The coronavirus will provide plenty to study for decades to come as biological, social and physical scientists collect data and analyze its fallout. As we approach the 51st Earth Day, happening this Thursday, I would like to offer preliminary results in one area—what it has meant to embrace the outdoors in this time when indoor spaces have been vector zones for the deadly virus. My own take is a narrow review, very narrow, of the past year’s empirical, humorous and anecdotal looks at nature in the time of COVID.
Empirical: One study I bumped into showed 23% of Wisconsinites reported increasing their time spent in parks from January 2020 to March 2021. In the same time frame and as part of the same study, Harvard and Brown universities (tracktherecovery.org) drilled deeper into three Lake Michigan counties and found 45.5% of Sheboygan County residents, 21.1% of Ozaukee County residents and 18.7% of Milwaukee residents increased their out-of-doors pandemic respite time.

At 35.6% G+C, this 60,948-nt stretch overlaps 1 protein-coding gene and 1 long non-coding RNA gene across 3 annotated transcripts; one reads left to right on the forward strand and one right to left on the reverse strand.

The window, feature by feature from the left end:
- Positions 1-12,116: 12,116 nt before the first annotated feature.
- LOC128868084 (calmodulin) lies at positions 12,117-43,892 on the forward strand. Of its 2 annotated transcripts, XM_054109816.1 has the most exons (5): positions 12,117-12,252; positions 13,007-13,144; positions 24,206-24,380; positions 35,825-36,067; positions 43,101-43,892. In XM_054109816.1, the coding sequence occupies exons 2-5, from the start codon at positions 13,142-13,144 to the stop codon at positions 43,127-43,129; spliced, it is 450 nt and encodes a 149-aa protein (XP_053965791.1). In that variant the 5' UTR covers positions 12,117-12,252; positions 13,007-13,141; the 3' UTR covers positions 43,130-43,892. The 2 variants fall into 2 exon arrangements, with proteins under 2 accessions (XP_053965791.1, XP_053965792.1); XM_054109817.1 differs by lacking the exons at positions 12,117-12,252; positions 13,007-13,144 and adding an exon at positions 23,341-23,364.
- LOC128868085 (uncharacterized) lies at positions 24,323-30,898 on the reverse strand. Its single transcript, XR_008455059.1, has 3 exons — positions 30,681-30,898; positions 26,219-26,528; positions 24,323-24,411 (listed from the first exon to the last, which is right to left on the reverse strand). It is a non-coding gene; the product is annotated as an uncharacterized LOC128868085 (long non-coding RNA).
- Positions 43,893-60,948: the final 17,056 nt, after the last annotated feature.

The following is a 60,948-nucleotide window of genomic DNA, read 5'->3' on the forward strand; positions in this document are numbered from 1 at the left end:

Humorous: In 2020, comedian Samantha Bee went into the open air for recordings of her show. It was a literal presentation of: we have nice natural things and let’s get out there and appreciate them. Although, her take was not always a paean to Mother Nature and could be sprinkled with obscenities.
Anecdotal: Like many of you, I ranged far afield over the last year. I visited spots I had always intended to frequent and now seemed the time! One was the Kettle Morraine Forest Southern Unit. Having a close friend join me made it more special. As we trekked, we traded stories and deepened our bond.
I also trekked closer to home. One memorable day, I hit a favorite county park when a significant event was marked in the woods. That Saturday morning, a companion got a cell-phone ping bearing news of who won the presidential race in Pennsylvania, sealing the deal for our current White House occupant. Plus, plans are afoot to keep up the visits. For trips along the coast, I plan to turn to my colleague David Hart’s Wisconsin Coastal Guide for ideas, and I hope you will, too.
If you end up in the outdoors this Earth Day, know that you’ll be in good company.